Water Management on the Periphery of Medellin, Colombia
Marita stomps into the meeting at the community centre in Bello Oriente in pattered wellies. She is flushed from the climb and from arguing with city authorities over the closure of the school. The school needs repairs. The landowner won’t do them because he only owns the land, not the school. The city authority owns the school but refuses to pay for repairs to a building on land they don’t own. These are some of the entanglements of land tenure on Medellin’s steep periphery, where hundreds of thousands of the city’s low income population live in narrow winding streets of ramshackle self-built houses and rigged together businesses: built expressions of survival improvised one day at a time. Bello Oriente is where city meets countryside: precisely where Medellin, like other cities in Colombia, and indeed across Latin America, is growing most rapidly.
This meeting is about water, not school. Marita settles down with her daughter. A middle- aged man wanders in, slamming a jar of water with brown bits floating in it onto the table with one hand, holding his water bill in the other, ready to do battle with the utility company, Empresas Públicas de Medellín (EPM). EPM’s rebuttal is swift. Households without a connection to the pipe are tapping into it to steal water, contaminating it in the process. Isn’t this a legal matter? The community question whether water should be sold anyway. Isn’t it a human right, not a commodity? EPM fights back: they are not charging for water but to build the infrastructure carrying it. Even so, must it be paid for by user fees? The community is savvy — struggles like this define it. It is resilient too. For decades Medellin was a global by-word for urban violence as drug routes and territories were fought over, and guerrillas (FARC and ELN) and state-backed paramilitaries did battle in the streets, shaping the lives of those who live there because they don’t have better options.
Clean water is in short supply. Until it rains. Then it causes landslides that sweep through the houses and businesses, precariously perched on the steep slopes of Bello Oriente and other informal peripheral communities. The pipe might bring water, but it does nothing to stop the landslides, and the rains are increasing with climate change. Fresh eyes and new solutions are needed. The community is up for it. Two of the local universities are on side. Universidad Nacional de Colombia, and the Universidad de Antioquia are partnered with a research team based at the University of Edinburgh, where Soledad Garcia-Ferrari leads a multi-disciplinary research team to work with the community and develop an acceptable prototype to capture and store rainwater, both to allow communities access to water but also to contribute to an integrated approach to landslide risk management. The research is funded by the British Academy under its Global Challenges Research Fund Urban Infrastructures of Well-Being Programme[i].
The research team’s water and risk surveys, GIS mapping of irrigation, water flows and past floods, are complemented by community interviews and participative workshops in which local knowledge and aspirations are exchanged. Having considered alternatives, the project is aiming for rainwater harvesting from rooftop gutters, to be collected in plastic barrels, which can be filtered for domestic use, leaving unfiltered water for cleaning and agriculture, etc. Although it is only a prototype, this can be scaled up and rolled out in other informal communities too. The system will also become a component of a comprehensive landslide risk management strategy at the neighbourhood level, based on managing water and building on local climate change scenarios.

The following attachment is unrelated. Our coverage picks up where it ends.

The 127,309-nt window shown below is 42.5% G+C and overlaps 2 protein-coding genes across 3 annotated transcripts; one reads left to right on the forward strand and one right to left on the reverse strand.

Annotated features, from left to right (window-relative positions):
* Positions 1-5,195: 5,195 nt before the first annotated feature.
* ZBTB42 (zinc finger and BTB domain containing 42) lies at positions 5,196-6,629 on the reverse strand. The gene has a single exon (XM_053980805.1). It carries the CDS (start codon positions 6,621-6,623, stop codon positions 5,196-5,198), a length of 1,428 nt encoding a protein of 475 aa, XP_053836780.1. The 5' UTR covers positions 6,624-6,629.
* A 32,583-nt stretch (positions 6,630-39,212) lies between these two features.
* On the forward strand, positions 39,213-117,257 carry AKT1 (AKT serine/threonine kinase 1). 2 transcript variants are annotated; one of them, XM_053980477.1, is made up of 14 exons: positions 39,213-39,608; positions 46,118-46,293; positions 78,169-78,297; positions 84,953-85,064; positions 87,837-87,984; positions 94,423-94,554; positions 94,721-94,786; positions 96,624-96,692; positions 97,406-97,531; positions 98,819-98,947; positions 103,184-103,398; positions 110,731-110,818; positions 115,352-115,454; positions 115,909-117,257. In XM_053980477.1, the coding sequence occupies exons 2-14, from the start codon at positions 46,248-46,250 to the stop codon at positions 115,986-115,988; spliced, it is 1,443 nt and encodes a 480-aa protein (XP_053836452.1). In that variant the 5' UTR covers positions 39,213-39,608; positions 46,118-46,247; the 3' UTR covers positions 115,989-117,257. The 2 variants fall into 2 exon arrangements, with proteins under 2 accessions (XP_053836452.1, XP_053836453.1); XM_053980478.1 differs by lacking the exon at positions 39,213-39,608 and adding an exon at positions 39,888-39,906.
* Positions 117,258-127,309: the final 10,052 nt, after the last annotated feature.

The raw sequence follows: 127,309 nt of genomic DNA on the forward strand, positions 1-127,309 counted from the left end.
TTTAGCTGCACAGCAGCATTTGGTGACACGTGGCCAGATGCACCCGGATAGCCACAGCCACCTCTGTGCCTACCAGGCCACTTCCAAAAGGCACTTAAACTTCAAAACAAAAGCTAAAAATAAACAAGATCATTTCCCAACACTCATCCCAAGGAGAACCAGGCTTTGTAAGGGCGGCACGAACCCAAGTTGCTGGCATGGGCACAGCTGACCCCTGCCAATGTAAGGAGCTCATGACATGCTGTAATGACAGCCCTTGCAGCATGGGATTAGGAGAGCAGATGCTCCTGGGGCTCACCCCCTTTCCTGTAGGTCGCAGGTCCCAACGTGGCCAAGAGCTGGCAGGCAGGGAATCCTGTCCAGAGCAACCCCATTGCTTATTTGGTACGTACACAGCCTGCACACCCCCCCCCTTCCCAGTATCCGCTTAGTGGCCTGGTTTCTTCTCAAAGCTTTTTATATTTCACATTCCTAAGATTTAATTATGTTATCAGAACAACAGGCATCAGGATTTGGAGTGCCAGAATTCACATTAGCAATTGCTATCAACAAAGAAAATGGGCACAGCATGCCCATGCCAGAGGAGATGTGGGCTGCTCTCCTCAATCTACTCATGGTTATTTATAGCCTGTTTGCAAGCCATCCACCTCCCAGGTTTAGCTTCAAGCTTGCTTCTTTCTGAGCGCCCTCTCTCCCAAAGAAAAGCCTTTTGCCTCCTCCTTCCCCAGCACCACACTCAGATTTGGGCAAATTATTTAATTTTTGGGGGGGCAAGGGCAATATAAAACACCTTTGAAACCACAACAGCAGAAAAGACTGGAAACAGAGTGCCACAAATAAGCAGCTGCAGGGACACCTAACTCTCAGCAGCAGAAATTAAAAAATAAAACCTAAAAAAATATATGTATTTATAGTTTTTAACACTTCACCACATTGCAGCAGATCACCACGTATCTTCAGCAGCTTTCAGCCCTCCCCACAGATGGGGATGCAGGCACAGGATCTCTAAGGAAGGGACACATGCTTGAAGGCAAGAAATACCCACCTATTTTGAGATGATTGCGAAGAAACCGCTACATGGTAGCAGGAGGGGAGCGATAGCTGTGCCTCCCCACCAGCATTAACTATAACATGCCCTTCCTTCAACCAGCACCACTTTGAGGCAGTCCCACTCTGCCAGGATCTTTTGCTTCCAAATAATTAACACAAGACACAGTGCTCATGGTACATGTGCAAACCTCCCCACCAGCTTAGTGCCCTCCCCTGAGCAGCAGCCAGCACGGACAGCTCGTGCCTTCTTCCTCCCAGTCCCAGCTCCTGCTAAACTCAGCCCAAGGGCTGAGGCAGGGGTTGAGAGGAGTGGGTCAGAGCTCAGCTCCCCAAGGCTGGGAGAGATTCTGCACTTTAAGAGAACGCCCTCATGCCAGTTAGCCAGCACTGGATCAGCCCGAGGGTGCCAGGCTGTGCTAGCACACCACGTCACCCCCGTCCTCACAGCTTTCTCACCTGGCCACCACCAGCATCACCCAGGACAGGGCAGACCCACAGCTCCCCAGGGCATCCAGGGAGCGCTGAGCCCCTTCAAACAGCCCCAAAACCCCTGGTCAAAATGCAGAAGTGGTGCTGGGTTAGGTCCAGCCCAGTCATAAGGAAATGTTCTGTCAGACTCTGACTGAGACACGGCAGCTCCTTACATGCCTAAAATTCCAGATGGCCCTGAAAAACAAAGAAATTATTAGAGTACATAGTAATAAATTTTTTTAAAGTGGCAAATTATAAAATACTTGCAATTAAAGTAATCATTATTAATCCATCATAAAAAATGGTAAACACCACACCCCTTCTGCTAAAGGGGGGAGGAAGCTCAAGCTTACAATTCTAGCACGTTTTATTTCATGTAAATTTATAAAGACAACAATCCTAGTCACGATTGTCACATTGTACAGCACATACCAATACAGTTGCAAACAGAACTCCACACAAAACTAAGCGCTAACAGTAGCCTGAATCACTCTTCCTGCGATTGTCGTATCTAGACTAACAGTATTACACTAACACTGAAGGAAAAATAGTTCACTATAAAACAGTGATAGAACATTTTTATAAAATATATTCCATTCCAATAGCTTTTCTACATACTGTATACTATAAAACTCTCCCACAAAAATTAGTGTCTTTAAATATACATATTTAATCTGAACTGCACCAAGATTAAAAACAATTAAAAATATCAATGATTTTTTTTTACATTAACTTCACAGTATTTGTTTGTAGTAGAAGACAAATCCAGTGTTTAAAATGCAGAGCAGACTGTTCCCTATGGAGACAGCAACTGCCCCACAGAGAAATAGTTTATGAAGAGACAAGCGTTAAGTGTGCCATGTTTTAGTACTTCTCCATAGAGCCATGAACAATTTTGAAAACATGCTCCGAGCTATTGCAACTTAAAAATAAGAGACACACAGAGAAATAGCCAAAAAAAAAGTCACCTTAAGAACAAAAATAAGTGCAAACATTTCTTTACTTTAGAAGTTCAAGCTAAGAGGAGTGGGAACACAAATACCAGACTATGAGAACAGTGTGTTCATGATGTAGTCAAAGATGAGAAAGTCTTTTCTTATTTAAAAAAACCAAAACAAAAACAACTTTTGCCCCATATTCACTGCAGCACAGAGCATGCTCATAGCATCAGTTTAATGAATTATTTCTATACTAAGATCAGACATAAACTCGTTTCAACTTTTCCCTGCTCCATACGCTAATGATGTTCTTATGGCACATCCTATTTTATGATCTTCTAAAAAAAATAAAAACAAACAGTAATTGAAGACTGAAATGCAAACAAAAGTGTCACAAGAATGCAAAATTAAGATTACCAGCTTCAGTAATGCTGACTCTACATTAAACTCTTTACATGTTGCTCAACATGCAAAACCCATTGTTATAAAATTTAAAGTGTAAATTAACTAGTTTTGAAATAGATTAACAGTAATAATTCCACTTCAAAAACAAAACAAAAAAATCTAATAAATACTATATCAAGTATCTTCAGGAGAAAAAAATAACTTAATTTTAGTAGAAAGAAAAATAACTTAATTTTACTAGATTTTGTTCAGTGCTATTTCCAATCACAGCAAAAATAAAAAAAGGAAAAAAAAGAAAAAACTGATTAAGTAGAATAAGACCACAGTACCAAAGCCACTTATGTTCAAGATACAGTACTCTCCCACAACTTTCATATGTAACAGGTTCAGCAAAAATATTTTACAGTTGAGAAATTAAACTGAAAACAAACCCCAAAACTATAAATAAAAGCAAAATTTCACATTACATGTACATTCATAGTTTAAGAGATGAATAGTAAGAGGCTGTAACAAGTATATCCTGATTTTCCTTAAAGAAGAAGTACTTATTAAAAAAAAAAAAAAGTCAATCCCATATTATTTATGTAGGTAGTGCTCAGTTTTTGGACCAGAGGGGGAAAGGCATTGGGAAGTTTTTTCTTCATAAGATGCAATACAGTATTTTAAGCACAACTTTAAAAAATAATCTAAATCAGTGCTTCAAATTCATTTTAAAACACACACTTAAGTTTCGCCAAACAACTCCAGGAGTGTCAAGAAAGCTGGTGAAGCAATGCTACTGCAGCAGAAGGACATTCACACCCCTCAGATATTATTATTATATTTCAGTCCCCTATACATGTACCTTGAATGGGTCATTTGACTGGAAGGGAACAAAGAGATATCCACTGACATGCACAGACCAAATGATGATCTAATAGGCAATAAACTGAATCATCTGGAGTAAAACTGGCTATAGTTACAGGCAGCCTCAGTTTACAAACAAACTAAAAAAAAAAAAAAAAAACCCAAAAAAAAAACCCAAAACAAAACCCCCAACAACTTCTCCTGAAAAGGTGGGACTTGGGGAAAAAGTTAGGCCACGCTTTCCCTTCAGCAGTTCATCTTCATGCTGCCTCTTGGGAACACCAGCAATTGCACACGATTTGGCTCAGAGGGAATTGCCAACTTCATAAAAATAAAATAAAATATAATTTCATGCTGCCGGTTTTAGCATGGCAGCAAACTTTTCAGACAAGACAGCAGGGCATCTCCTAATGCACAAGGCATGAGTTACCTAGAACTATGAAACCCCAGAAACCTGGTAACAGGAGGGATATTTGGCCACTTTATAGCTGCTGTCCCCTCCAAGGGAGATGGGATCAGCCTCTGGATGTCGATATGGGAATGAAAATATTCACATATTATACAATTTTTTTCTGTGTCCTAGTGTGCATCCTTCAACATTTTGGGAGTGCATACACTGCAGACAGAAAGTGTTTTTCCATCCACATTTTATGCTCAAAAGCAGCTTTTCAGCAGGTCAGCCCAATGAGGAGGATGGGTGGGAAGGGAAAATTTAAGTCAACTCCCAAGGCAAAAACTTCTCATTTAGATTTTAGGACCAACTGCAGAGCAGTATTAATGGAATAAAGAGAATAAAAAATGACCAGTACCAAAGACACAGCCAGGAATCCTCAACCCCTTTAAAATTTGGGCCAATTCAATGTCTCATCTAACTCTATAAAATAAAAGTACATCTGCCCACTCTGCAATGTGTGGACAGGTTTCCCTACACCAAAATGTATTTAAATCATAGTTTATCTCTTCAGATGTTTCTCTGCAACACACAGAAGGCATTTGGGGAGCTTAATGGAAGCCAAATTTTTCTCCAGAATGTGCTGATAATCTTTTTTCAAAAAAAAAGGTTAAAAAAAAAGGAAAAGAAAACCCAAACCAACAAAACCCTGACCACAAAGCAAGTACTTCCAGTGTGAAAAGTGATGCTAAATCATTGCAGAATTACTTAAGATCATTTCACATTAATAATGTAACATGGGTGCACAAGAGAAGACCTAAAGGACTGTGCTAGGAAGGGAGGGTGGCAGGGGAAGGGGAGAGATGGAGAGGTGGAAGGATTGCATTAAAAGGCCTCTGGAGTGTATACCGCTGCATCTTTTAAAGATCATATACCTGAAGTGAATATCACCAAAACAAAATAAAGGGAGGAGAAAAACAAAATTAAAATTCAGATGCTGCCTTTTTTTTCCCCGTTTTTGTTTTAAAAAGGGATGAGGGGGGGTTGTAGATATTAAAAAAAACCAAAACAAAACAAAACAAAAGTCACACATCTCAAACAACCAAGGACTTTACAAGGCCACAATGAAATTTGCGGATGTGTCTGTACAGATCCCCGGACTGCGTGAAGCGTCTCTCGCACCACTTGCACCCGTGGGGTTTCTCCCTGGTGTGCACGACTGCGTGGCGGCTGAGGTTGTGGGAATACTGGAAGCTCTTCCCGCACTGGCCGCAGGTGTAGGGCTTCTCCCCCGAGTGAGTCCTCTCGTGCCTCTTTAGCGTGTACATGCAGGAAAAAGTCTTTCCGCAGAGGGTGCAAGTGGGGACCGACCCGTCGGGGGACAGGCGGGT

The research has consolidated relationships with city authorities responsible for mitigating risks, the Disaster Risk Management Department (DAGRD), who have approached the team for help in developing an ‘Integrated Disaster Risk Management Plan’ for the North-East city border region. This plan would extend a range of services to both mitigate and deal with disasters such as flooding, landslides, and earthquakes as they occur. Meanwhile, communities are beginning to understand the impact climate change might have on their lives.
EPM are keen to partner with the project too. They know that the pipe must be replaced, but it won’t be ready until 2024. Meanwhile, finding a viable low-cost water solution is more urgent than that — people are unhappy with the quality of their water and the risk of disease. The research team’s prototype could be a solution at the community or individual household level. And their data, which delicately takes a sounding of community thinking, could be useful to EPM, who need to understand people as well as pipes.
[i] Exploring the development and implementation of co-produced water management infrastructure solutions to adapt to climate change-related risk: the intersection of rural- urban areas in Medellin. The research sites are in the peri-urban area of North East Medellin, in Bello Oriente and San Jose la Cima — both in Comuna 3 — and El Faro in Comuna 8, which comprises approximately 6000 dwellings on a rapidly expanding urban edge
Caroline Knowles is the Director of the British Academy’s Global Challenges Research Fund (GCRF) Urban Infrastructures of Well-Being Programme and a Global Professorial Fellow at Queen Mary, University of London. An urban Sociologist with research experience in a number of cities, she is the author of many books and papers, most recently, Flip-Flop: A Journey through Globalisation’s Backroads, published by Pluto Press (2014 & 2015) www.flipfloptrail.com and Serious Money: Walking Plutocratic London, published by Penguin (2022) https://seriousmoneybook.com